To reach the bottom of all five oceans, this Texas businessman commissioned “the most significant vehicle since Apollo 11.”
One down!” Those were Victor Vescovo’s first words after climbing out of the hatch of the DSV Limiting Factor. He had just dove 27,480 feet down to the bottom of the Puerto Rico Trench, making him the first person to reach the absolute nadir of the Atlantic Ocean. Or at least those were the first intelligible words, over the waves, and the motor of the nearby Zodiac raft, and the low hum of the support vessel DSSV Pressure Drop, which was idling nearby. The sun had just set, creating a ridiculous backdrop of orange sky and translucent blue Caribbean water. It would have seemed stage-directed, had I not been on the Pressure Drop for a week by then, observing three failed tests that put the whole dive in jeopardy. The Pressure Drop needed to leave its post at 7 p.m. on Wednesday, December 19 in order to reach its port call in the Dominican Republic the next morning. Vescovo surfaced from his six-hour, 55,000-foot round-trip journey to the ocean floor and back at approximately 5:45 p.m.—just over an hour to spare. Next year, provided there are no major setbacks, he plans to take the Limiting Factor around the planet in an attempt to become the first person to reach the lowest point in all five oceans. Hence those first words: one down, four to go. The dive also made Vescovo the second deepest-diving solo sub pilot in history, after the film director James Cameron, who reached the bottom of the Pacific’s deepest point, the Mariana Trench, in 2012. Vescovo will head there, too, probably in the summer of 2019, after attempting the 8,180-meter (26,847-foot) South Sandwich trench near Antarctica, and the 7,290-meter (23,917-foot) Java Trench, with a likely stop to visit and film the wreck of the USS Indianapolis en route. This audacious, self-funded mission is known as the Five Deeps. It is more than three years in the making and began when Vescovo asked Triton Subs, a small, Florida-based maker of submersibles, if they could build him a vehicle capable of reaching any point in the world’s oceans.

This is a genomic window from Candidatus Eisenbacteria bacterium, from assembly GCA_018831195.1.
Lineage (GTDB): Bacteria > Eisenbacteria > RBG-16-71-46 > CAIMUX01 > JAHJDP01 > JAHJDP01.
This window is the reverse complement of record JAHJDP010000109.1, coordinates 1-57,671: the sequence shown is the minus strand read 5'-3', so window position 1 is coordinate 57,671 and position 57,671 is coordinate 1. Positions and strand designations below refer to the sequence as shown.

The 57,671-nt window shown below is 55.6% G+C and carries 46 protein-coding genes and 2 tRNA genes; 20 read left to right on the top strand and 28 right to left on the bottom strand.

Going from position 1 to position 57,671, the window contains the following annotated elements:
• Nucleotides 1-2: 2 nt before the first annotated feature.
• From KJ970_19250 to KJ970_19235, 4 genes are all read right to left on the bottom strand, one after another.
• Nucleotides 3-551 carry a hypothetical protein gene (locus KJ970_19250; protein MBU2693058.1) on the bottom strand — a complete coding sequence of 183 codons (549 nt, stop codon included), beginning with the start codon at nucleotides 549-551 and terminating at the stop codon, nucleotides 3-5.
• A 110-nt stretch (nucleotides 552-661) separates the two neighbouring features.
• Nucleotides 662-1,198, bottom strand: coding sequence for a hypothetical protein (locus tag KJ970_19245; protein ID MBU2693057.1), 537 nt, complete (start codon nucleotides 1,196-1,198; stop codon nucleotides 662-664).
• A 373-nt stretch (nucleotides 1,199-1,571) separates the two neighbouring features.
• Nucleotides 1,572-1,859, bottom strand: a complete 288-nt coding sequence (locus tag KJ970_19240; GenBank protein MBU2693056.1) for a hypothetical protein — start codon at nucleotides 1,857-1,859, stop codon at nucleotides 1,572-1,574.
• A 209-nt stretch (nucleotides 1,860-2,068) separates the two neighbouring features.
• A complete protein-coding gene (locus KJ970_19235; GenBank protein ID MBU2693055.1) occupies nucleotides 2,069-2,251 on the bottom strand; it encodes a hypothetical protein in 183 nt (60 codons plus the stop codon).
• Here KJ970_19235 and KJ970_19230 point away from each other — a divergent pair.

A crew from Atlantic Productions, embedded with Five Deeps to film a five-part TV series that will air on Discovery sometime in late 2019 or early 2020, cornered Paul-Henri “PH” Nargeolet—a veteran of deep sea exploration whose Five Deeps uniform patch reads “Legend”—to ask if he had concerns. Was this dive risky? “Yes and no,” replied the man who has dove on the Titanic wreck more than 30 times. “I would tell you it’s more dangerous to cross the street where you live than to dive past 4,000 meters. But, in the extremely rare chance [of an accident], you are dead before you know something happens.”